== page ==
What the First Ladies Wore on Inauguration Day Through the Decades

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Nikara Johns
·4 min read
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When thinking about the first ladies of the United States, their roles have varied throughout the years, but fashion is always a topic of conversation no matter what their causes are. Whether it’s admiring Jackie Kennedy’s iconic hats or criticizing Hillary Clinton’s pant suits, their fashion choices are continuously analyzed — unwarranted or not.

Michelle Obama brought her own approach to fashion into the White House. She came out of the gate making a statement by wearing a white one-shouldered Jason Wu gown at the 2009 inauguration ball. The dress was detailed with floral appliqués. She wore Jimmy Choo peep-toe pumps to complete the look.

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From that moment on, it was clear that Obama would be using style to spark conversation. She was strategic with her choices. At the time, Wu, an emerging Taiwanese-born designer, was relatively unknown. That moment — and that dress — launched the designer to national recognition.

Obama’s shoe style ranged through her eight years as first lady, too. She walked down Pennsylvania Avenue in pair of Jimmy Choo heels on Inauguration Day in 2009, and four years later, she chose knee-high boots by Reed Krakoff. Choo has been a constant go-to, but she’s been seen in other labels including Givenchy and Manolo Blahnik.

One thing is for certain: On Inauguration Day, comfort takes priority. Nearly every first lady opted for a short heel during the day’s events. Kennedy was seen in a sleek black shoe style and her famous pillbox hat in 1961, and in 1989, Barbara Bush wore a similar heel style.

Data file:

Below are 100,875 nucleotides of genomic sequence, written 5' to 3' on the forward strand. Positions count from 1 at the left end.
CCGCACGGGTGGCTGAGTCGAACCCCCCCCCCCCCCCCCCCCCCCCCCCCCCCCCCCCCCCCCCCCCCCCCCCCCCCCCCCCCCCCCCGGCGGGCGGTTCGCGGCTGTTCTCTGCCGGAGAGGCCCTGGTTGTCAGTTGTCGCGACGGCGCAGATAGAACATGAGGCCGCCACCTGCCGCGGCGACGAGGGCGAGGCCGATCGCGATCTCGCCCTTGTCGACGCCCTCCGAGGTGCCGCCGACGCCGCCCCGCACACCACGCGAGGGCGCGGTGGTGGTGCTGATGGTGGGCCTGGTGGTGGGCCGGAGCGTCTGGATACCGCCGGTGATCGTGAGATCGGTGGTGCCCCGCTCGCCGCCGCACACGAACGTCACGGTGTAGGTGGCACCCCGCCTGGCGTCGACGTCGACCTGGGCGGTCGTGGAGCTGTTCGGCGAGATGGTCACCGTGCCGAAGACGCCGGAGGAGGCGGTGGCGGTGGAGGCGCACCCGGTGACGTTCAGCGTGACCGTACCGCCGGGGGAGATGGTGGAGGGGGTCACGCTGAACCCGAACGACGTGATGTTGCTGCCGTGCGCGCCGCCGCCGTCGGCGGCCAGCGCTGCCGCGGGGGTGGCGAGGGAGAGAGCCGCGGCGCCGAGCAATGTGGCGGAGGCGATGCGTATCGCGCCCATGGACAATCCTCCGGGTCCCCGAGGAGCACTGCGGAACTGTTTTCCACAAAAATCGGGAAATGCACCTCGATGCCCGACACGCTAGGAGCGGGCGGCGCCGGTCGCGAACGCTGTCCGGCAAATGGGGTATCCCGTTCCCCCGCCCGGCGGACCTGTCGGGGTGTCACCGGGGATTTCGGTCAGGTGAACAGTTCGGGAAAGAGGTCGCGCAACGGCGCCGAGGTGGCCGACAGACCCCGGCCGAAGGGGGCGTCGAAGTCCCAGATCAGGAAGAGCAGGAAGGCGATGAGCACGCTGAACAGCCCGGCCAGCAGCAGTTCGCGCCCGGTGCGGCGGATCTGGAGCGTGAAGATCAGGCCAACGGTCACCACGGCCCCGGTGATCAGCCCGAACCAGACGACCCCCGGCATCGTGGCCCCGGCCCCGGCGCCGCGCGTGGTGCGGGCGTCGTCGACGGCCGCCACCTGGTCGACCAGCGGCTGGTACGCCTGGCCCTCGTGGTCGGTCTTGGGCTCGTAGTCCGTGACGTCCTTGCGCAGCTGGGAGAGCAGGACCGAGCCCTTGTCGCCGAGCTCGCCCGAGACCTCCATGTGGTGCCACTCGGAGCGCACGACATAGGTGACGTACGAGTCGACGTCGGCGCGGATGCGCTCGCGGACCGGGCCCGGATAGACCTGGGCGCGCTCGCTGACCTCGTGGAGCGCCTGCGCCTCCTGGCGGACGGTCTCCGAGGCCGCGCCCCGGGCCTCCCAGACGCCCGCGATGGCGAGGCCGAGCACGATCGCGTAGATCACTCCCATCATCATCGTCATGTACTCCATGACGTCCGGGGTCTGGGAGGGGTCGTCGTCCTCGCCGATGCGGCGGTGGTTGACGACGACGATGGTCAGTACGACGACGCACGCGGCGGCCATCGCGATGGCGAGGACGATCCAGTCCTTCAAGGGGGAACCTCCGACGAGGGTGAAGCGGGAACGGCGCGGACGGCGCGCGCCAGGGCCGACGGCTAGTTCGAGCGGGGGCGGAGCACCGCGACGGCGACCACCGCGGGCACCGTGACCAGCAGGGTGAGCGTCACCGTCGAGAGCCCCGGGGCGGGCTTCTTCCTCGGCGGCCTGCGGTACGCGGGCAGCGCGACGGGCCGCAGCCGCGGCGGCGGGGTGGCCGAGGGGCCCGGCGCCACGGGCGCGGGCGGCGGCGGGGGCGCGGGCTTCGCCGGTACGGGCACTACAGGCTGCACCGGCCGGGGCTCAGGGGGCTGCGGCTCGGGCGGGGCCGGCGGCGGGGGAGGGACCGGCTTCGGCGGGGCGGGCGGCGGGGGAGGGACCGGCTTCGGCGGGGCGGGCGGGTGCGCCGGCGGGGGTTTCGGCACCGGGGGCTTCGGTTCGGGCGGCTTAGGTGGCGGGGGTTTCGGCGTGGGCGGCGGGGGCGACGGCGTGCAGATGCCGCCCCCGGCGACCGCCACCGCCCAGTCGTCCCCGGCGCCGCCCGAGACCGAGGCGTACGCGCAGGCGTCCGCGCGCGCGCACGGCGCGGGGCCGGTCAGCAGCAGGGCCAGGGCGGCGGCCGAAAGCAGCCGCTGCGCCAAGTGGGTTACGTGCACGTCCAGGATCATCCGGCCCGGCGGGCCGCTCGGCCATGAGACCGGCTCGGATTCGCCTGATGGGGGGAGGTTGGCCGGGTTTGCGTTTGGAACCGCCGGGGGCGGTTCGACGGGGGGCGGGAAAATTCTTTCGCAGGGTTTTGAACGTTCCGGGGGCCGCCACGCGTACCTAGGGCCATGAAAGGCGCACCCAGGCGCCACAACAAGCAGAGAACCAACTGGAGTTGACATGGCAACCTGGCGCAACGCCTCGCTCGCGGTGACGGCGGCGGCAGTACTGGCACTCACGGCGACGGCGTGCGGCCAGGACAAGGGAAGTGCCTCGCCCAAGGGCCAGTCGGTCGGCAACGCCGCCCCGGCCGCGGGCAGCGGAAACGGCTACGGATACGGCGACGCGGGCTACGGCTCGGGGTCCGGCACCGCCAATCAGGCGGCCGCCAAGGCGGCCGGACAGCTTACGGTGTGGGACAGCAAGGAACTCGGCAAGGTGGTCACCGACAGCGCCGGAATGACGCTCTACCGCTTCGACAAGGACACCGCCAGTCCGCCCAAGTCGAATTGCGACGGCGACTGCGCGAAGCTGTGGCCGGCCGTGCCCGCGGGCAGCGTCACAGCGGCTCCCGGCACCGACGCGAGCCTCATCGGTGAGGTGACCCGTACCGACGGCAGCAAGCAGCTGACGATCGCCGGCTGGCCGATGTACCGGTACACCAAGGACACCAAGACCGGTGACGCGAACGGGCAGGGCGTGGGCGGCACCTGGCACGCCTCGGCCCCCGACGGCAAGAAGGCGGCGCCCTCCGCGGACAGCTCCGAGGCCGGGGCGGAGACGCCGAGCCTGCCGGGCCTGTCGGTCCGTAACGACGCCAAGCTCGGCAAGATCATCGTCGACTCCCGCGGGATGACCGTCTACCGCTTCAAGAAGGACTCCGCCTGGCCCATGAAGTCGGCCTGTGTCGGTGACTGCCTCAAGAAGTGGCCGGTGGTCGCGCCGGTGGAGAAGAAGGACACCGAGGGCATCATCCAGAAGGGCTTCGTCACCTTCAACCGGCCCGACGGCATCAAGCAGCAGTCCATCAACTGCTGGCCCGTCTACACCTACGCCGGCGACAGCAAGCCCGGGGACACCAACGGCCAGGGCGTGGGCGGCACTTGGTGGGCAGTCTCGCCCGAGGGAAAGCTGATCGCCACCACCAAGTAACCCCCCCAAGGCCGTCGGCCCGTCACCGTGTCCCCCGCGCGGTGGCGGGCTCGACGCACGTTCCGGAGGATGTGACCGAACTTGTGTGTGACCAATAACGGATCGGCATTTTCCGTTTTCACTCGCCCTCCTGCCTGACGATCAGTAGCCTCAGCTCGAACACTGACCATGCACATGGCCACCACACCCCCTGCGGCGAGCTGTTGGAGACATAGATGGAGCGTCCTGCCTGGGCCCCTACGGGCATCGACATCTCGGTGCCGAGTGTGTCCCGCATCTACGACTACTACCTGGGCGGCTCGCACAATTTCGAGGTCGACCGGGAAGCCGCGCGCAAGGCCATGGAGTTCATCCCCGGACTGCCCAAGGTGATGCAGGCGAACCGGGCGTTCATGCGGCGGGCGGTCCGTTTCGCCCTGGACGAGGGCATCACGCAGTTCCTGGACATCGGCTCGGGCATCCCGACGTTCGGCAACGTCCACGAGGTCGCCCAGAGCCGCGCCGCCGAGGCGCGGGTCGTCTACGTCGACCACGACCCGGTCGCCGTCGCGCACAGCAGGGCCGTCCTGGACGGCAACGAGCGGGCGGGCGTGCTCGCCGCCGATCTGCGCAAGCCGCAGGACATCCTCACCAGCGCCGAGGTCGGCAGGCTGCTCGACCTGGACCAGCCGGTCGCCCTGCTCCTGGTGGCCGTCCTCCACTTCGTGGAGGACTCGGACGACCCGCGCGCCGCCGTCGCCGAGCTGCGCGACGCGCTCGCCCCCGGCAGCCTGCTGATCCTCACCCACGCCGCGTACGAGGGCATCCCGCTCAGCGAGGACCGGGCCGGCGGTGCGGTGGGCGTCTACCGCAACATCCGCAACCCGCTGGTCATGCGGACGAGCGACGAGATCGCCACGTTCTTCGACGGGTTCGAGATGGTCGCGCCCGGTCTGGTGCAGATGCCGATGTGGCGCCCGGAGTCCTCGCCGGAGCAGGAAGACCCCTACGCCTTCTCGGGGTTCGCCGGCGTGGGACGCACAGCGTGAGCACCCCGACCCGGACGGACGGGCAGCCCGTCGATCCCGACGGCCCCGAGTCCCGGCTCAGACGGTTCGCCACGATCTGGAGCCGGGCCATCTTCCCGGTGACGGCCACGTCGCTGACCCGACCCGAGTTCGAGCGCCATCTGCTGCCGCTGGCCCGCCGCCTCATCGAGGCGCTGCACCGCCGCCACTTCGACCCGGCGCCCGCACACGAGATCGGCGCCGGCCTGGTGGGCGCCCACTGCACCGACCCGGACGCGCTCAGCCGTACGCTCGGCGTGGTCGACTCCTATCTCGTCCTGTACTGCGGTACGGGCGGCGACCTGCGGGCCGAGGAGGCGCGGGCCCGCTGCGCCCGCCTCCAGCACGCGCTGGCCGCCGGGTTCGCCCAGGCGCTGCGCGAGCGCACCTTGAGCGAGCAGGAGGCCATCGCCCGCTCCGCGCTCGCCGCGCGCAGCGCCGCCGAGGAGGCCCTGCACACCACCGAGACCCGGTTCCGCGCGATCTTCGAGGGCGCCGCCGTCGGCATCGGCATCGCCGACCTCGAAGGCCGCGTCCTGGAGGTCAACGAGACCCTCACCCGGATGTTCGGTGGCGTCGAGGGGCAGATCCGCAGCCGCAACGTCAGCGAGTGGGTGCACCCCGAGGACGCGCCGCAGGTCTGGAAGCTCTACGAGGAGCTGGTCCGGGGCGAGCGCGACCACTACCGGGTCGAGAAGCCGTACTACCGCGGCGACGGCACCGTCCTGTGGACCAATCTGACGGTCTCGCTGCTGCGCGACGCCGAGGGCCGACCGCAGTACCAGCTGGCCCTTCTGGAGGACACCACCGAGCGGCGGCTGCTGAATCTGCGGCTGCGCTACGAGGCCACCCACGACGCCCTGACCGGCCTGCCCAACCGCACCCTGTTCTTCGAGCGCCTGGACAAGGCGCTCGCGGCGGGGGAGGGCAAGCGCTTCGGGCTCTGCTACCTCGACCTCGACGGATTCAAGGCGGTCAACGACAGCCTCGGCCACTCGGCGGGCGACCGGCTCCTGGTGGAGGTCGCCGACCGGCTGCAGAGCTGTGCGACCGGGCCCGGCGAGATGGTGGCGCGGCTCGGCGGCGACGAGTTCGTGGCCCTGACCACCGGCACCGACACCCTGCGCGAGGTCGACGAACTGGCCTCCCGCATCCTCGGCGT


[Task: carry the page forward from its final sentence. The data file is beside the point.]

The classic black pump seemed to be the trend for inauguration festivities, as seen on first lady Mamie Eisenhower in 1953 and Laura Bush in 2001.

In 2017, however, heel height was taken up a notch at the inauguration of President Donald Trump. First lady Melania Trump wore a monochromatic powder blue ensemble by Ralph Lauren, complete with towering matching stilettos. She set the scene for what her style would encompass over the next four years, which included her go-to Manolo Blahnik’s BB pump and Christian Louboutin’s So Kate shoes.

In just two days, future first lady and former second lady Dr. Jill Biden will make her way to the U.S. Capitol as husband President-elect Joe Biden is sworn in.

Like her predecessors, she will likely be under constant scrutiny for her fashion. Though, similar to Obama, Biden is acutely aware that what she wears can hold much meaning and she seems to already be reframing the focus on her style to be incredibly impactful.

For instance, during the primarily election, she wore a pair of Stuart Weitzman’s special edition “Vote” 5050 boots on multiple occasions. The brand transformed its classic over-the-knee black boots with the word “Vote” displayed boldly across the back of the design in silver font. As part of the initiative, 100% of the proceeds from the boots’ sales were donated to I am a voter., a nonprofit and nonpartisan organization working to encourage voter turnout across the country across all party lines and beliefs.

At the 2020 Democratic National Convention, Dr. Biden wore a design by Christian Siriano. The simple ensemble was elegant and fashion-forward, seen in sleeved wrap-dress silhouette. Wearing designers such as Christian Siriano makes a statement all in itself and it goes beyond fashion. Siriano represent inclusion and equality for all. He has been vocal many social issues, from LGBTQ equality to the Black Lives Matter movement. He has also been leading the fashion industry in creating masks for consumers amid the coronavirus crisis.

2021 marks a historical moment as the United States finds it first second gentleman in Kamala Harris’ husband Douglas Emhoff. Vice President-elect Harris will also make history as she becomes the first woman to take the vice presidential oath of office on Jan. 20.

To see more first lady fashion throughout the years on Inauguration day, click through the gallery.

Launch Gallery: First Lady Fashion On Inauguration Day Through the Years

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